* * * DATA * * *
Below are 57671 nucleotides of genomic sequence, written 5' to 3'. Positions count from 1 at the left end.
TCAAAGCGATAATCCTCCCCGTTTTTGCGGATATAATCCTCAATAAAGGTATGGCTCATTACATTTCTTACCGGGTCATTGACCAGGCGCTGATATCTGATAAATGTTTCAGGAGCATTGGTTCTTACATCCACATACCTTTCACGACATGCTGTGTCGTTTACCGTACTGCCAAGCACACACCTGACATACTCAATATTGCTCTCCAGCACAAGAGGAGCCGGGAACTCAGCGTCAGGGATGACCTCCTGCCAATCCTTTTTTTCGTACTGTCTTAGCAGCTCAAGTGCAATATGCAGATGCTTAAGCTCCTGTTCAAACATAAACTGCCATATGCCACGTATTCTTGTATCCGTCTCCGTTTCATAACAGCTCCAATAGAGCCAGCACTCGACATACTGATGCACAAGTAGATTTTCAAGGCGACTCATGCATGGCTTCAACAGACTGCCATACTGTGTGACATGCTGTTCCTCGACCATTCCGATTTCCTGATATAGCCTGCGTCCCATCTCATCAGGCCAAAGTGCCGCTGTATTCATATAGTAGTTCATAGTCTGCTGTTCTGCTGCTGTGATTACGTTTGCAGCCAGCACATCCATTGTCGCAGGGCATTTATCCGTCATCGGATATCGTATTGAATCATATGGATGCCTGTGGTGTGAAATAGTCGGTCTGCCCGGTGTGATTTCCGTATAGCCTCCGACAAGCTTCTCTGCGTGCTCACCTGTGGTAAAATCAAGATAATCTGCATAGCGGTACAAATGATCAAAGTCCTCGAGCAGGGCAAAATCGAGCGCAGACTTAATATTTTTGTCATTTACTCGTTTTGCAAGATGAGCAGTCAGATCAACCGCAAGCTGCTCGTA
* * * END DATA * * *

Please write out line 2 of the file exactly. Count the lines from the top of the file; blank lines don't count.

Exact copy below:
TCAAAGCGATAATCCTCCCCGTTTTTGCGGATATAATCCTCAATAAAGGTATGGCTCATTACATTTCTTACCGGGTCATTGACCAGGCGCTGATATCTGATAAATGTTTCAGGAGCATTGGTTCTTACATCCACATACCTTTCACGACATGCTGTGTCGTTTACCGTACTGCCAAGCACACACCTGACATACTCAATATTGCTCTCCAGCACAAGAGGAGCCGGGAACTCAGCGTCAGGGATGACCTCCTGCCAATCCTTTTTTTCGTACTGTCTTAGCAGCTCAAGTGCAATATGCAGATGCTTAAGCTCCTGTTCAAACATAAACTGCCATATGCCACGTATTCTTGTATCCGTCTCCGTTTCATAACAGCTCCAATAGAGCCAGCACTCGACATACTGATGCACAAGTAGATTTTCAAGGCGACTCATGCATGGCTTCAACAGACTGCCATACTGTGTGACATGCTGTTCCTCGACCATTCCGATTTCCTGATATAGCCTGCGTCCCATCTCATCAGGCCAAAGTGCCGCTGTATTCATATAGTAGTTCATAGTCTGCTGTTCTGCTGCTGTGATTACGTTTGCAGCCAGCACATCCATTGTCGCAGGGCATTTATCCGTCATCGGATATCGTATTGAATCATATGGATGCCTGTGGTGTGAAATAGTCGGTCTGCCCGGTGTGATTTCCGTATAGCCTCCGACAAGCTTCTCTGCGTGCTCACCTGTGGTAAAATCAAGATAATCTGCATAGCGGTACAAATGATCAAAGTCCTCGAGCAGGGCAAAATCGAGCGCAGACTTAATATTTTTGTCATTTACTCGTTTTGCAAGATGAGCAGTCAGATCAACCGCAAGCTGCTCGTA